Boris Johnson will insist his levelling up agenda is “win win” and will not be a case of “robbing Peter to pay Paul” as tries to keep traditional Tories in the South on side.
The Prime Minister is expected to use a major speech on Thursday to say the programme is not a “jam-spreading operation” that will make “rich” areas poorer in order to benefit the more deprived.
But, speaking in the West Midlands, Mr Johnson will seek to criticise previous leaders for having invested too heavily in London and the South East.
“Decapitate the tall poppies”
“It is vital to understand the difference between this project and levelling down,” Mr Johnson will say, according to an extract of the speech released by Downing Street.
“We don’t want to decapitate the tall poppies. We don’t think you can make the poor parts of the country richer by making the rich parts poorer.”
Mr Johnson will also hope the promise not to take away from wealthier areas will keep traditional Tory voters onside after the recent loss in Chesham and Amersham by-election, which was a safe seat until taken by the Lib Dems last month.
He secured his place in No 10 by winning over traditional Labour voters to make massive gains for the Conservatives in the north of England and the Midlands.
Downing Street did not say whether he would make any specific policy announcements in the speech, but a levelling up policy paper is expected to be published in the autumn.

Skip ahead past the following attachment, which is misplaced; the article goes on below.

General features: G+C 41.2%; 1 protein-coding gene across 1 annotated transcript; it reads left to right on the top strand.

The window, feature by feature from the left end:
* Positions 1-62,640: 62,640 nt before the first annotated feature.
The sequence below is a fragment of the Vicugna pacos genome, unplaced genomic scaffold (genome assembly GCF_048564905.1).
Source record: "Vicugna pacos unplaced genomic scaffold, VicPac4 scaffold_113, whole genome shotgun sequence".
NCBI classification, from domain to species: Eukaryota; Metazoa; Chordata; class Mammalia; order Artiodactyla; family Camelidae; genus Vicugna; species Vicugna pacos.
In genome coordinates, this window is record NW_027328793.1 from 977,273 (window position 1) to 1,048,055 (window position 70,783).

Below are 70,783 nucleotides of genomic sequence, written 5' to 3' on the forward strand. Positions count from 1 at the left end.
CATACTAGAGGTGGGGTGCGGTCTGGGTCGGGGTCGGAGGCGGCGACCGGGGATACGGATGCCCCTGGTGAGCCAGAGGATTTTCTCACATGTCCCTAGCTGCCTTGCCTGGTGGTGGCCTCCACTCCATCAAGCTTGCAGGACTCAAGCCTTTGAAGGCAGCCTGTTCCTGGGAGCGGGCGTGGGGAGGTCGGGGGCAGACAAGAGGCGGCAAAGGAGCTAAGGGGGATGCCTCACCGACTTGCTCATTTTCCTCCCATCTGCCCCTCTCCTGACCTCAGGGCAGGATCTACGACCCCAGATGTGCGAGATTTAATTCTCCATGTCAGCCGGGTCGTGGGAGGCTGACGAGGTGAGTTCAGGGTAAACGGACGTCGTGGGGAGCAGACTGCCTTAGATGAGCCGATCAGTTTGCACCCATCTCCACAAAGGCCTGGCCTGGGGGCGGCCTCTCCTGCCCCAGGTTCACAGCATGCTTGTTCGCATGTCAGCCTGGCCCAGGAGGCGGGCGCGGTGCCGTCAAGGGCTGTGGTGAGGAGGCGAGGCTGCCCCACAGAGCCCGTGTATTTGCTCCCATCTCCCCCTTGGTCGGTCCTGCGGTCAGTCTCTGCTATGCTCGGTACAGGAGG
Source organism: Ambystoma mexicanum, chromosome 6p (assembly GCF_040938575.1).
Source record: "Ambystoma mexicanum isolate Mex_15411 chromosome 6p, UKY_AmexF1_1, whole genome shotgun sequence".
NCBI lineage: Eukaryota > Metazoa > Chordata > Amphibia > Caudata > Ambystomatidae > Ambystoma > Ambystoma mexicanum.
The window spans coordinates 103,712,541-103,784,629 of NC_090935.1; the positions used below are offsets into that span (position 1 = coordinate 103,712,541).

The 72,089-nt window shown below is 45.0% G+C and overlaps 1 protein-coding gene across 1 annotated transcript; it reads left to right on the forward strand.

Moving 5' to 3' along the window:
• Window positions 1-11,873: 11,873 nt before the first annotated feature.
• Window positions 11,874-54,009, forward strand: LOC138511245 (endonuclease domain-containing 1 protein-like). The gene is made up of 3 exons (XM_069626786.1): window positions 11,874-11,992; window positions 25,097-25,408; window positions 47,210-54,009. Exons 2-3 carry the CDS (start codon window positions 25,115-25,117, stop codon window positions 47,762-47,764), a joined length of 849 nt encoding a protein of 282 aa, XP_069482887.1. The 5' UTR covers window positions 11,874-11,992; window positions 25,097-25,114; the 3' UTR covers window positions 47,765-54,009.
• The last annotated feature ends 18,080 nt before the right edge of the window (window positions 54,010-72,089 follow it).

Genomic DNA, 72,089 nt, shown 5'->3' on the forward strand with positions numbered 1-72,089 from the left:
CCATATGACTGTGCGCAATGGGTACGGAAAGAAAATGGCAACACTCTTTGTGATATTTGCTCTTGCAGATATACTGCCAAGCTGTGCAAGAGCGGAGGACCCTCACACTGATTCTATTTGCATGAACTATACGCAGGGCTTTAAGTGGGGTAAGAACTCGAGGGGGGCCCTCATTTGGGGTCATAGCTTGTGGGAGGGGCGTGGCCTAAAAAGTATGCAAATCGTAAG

“Empty husk of a speech”
Labour described it as an “empty husk of a speech” and said the Prime Minister would be “pitching people and towns against each other”.
The Prime Minister will seek to define the levelling up programme, a key ambition for his premiership which has so far been dominated by the coronavirus response and has seen his Government battle a series of sleaze allegations.
The former London mayor is expected to blame previous governments for having focused too heavily on “turbo charging” areas where house prices are already “sky high”.
The impact of this, he will say, forced more people to move to those regions, causing longer and more crowded commutes and leaving workers with less time with their children, who they fear will not be able to buy a home.
He will say that living standards and public services must be particularly improved in poorer regions, but he will insist that “levelling up is not a jam-spreading operation. It’s not robbing Peter to pay Paul. It’s not zero sum, it’s win win”.
Chaotic “shopping trolley”
Mr Johnson will say that his ambition can “only be achieved with a strong and dynamic wealth-creating economy”, which he hopes will be fuelled by the vaccine rollout.
With his former chief aide Dominic Cummings referring to Mr Johnson as a chaotic “shopping trolley”, the Prime Minister will say that the Government will achieve its economic ambition by providing a consistent strategic lead “not chopping and changing”.
Labour deputy leader Angela Rayner said: “Boris Johnson has overseen the worst death toll in Europe and the greatest hit to any major economy.
“Two years as Prime Minister and all we have is this empty husk of a speech that shows he has no plan for the future of our country other than pitching people and towns against each other.
“Unlike Labour, he has no plan to buy, make and sell more in Britain. He has no jobs promise for young people. And he has no recovery plan for our children.”